The move away from stay-home notices for travellers will also give hotel staff "a bit of a morale booster", as they have been juggling multiple roles during the pandemic, Mr Wee said.

"The return to normalcy (or the semblance of which) will definitely be welcomed by the industry, and I believe these face-to-face interactions with tourists will refresh and rejuvenate hospitality staff."


For some establishments hard-hit by the COVID-19 pandemic, government contracts to house incoming travellers serving their stay-home notice can be extremely helpful.

But hotels that can still accommodate non-quarantined guests in separate areas, such as the Fairmont Singapore, said they have still seen “strong demand” for staycations, especially during public and school holidays.

The InterContinental Singapore said that before it pivoted to serving quarantined travellers, a "large proportion" of its guests were locals on staycations.

“We are prepared to shift back to welcoming leisure guests once again, should we no longer be a part of the (stay-home notice) programme,” its spokesperson told CNA.

Mr Christopher Khoo, the managing director for international tourism consultancy Masterconsult Services, noted that this push towards domestic tourism and staycations has been a "lifeline" for hotels and attractions.

"Let’s give the STB and the government agencies credit for their initiatives for staycations and domestic tourism ... It’s given a lifeline to our hotels so it won’t shrivel off and die," he said.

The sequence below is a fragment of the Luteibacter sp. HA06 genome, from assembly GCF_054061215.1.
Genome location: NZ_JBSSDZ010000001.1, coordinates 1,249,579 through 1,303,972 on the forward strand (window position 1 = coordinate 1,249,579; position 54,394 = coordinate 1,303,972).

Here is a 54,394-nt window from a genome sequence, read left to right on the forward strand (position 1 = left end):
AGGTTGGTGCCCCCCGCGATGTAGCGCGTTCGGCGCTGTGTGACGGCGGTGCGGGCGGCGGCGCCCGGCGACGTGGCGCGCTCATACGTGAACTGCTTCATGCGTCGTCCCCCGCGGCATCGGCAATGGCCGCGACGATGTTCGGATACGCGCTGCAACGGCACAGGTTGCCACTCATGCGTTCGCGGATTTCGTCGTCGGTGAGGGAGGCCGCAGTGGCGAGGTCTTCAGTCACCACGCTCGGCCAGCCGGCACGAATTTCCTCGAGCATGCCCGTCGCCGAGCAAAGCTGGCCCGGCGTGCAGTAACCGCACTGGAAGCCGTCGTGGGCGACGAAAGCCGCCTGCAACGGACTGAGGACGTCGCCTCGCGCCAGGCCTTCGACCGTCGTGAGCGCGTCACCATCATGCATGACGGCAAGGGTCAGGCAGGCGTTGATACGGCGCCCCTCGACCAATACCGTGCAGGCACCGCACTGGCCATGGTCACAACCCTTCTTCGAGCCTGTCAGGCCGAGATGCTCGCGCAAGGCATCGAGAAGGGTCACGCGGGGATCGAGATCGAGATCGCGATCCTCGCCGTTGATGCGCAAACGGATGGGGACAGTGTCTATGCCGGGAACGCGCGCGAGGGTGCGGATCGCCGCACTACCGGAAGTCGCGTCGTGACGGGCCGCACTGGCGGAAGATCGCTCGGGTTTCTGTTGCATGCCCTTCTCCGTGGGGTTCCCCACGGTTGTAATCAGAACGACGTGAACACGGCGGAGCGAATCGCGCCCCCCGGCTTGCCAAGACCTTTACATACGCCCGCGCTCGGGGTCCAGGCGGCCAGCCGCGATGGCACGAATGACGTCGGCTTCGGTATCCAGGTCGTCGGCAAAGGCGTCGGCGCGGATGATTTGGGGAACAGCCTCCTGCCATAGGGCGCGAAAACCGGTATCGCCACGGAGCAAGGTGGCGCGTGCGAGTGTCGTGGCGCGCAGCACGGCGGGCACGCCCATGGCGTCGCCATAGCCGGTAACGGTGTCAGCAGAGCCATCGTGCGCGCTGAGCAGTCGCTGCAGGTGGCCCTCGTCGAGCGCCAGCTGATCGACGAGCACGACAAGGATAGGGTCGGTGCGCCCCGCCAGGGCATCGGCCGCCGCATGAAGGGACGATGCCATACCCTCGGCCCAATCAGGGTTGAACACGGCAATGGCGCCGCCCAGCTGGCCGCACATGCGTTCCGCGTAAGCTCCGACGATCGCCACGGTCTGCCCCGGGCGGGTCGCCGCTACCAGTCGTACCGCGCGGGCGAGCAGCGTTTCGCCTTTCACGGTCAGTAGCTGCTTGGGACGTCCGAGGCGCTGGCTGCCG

Still, the revenue from domestic tourism is not enough to replace that from tourists coming in before the pandemic, Mr Khoo said. 

"We just don’t have the Singaporeans who can stay in hotels in adequate numbers to make up for all the tourists." 

Mr Wee said the "strong appetite" for staycations and the prospect of more tourists visiting Singapore can help hotels compensate for the fall in quarantined travellers.

But these hotels will need to pivot quickly.

"In general, I think many hotels will not have trouble, but those caught by both the loss of revenue as isolation facilities, and an inability to attract a good number of tourists to come stay at the correct price, might find it a little hard going for a while – until more VTL flights are approved," he explained.

Staff members at Conrad Centennial Singapore, which houses guests serving their stay-home notice.


Hotels have also been thinking outside the box to find other ways to boost their business.

The InterContinental said it is focusing on its wedding packages and food and beverage promotions – such as takeaway afternoon tea sets and gourmet boxes for guests to create meals at home.

The Westin now offers virtual studios – “more advanced virtual meeting facilities” – which have received positive feedback from clients, said its acting general manager Kuljit Singh.

The company has also come up with meeting package deliveries that provide food and drinks for those attending virtual meetings.

Millennium Hotels said it offers “experiential packages” such as a staycation with a spin class by the Singapore River. It is also working on providing more in-room entertainment and will refurbish some of its hotels, such as Studio M.

Singapore Hotel Association's Ms Kwee said its members have taken advantage of the past 19 months during the pandemic to “reimagine guest experiences”.

“When borders reopen, Singapore’s hotels and our workforce will be in a strong position to deliver hospitality excellence that is expected by post-pandemic travellers,” she said.

Ms Kwee said she has been heartened by the “remarkable resilience and creativity” shown by the hotel industry as it learns to be nimble with “every curve ball thrown our way”. 

“The only way out of this tunnel is to keep walking towards the light,” she said.

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Source: CNA/mt(cy)